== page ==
IPI International Potash Institute
IPI International Potash Institute

Optimizing Crop Nutrition, Potassium in Soil, Plant and Agro ecosystem

Potassium dynamics in the soil

Introduction

Soil analysis is an important tool when evaluating soil nutrient status. The results of soil tests are frequently taken as a basis for fertilizer recommendations. This is justified in such cases where a correlation exists between soil test results and crop response to fertilizer application. As a rule, the effect of a fertilizer nutrient should be lower, the higher its content in the soil.

As to potassium, however, many cases are known in which no correlation has been found between soil test data and yield response to potash application. In hundreds of trials with rice in India good responses to applied potash were observed on soils testing high in "available" or exchangeable K, but sometimes low or no effects of potash on soils with poor K status.

In extreme cases, even negative correlations may exist between exchangeable K and yield, while the correlation between the K concentration of the soil solution and the yield is positive and highly significant.

The scientific background of these phenomena and practical consequences for soil test interpretation and fertilizer application are the subject of this set of 15 slides on potassium dynamics in the soil.

Availability of potassium in the soil

Only a small fraction of the potassium requirement of the plant is attained by direct contact through root interception. The largest proportion of the K needed by the plants has to be transported in the soil to the roots (slide 2). This transport of potassium ions is an important factor of K availability. It occurs mainly in the soil solution, the liquid phase of the soil, by mass flow (with the water moving to the plant root) and diffusion along a concentration gradient that is built up by the absorbing root. In the immediate vicinity of the roots, the soil solution is rapidly exhausted of nutrients due to removal by the plants (slide 3). Continuous potassium supply to the growing plant is only ensured when the rate of potassium release to the soil solution and transport to the roots keeps pace with the rate of nutrient uptake.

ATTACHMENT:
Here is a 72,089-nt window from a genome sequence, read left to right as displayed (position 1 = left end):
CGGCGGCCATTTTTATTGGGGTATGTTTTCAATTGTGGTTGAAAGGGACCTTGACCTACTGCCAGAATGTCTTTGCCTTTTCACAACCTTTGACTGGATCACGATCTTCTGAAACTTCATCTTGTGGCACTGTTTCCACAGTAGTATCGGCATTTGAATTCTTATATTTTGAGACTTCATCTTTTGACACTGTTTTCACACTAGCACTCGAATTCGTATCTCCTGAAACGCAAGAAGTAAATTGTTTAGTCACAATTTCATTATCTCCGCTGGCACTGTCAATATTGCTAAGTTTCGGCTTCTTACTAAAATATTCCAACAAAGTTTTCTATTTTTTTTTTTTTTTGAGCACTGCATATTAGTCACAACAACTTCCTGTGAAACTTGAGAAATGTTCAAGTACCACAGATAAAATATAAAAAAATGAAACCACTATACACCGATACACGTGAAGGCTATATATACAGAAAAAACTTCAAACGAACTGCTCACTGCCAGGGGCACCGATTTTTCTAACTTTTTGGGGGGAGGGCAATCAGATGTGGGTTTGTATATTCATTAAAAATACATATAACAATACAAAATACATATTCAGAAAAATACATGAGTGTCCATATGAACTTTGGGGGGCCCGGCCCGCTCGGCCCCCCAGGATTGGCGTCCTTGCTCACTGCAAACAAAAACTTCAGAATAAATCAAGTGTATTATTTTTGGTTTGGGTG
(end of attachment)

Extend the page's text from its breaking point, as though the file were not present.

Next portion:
Clay minerals are the most important source of soil K. They hold the bulk of mobile K and release it when the concentration of the soil solution fails due to plant uptake or to an increase in soil moisture. A good K saturation of the clay minerals results in an equilibrium with a high K concentration of the soil solution, whereas poor K saturation is in equilibrium with low K concentration in the solution (slide 4).

The composition of the soil solution can change rapidly due to variations in soil moisture, nutrient uptake by plants and other factors. Nevertheless, it has been found experimentally that the K concentration of the equilibrated soil solution is a reproducible value if determined at a suitable "standard moisture", e.g. field capacity or water saturation.

Under these conditions the concentration in the soil solution depends on the K saturation of the inorganic cation exchange capacity (CEC) of the soil. At a given content of exchangeable K a soil with many K adsorbing particles (clay soil) usually has a lower K concentration in the soil solution than a sandy soil with less clay (slide 5). At equal clay content, the K concentration of the soil solution depends on the nature of the clay minerals.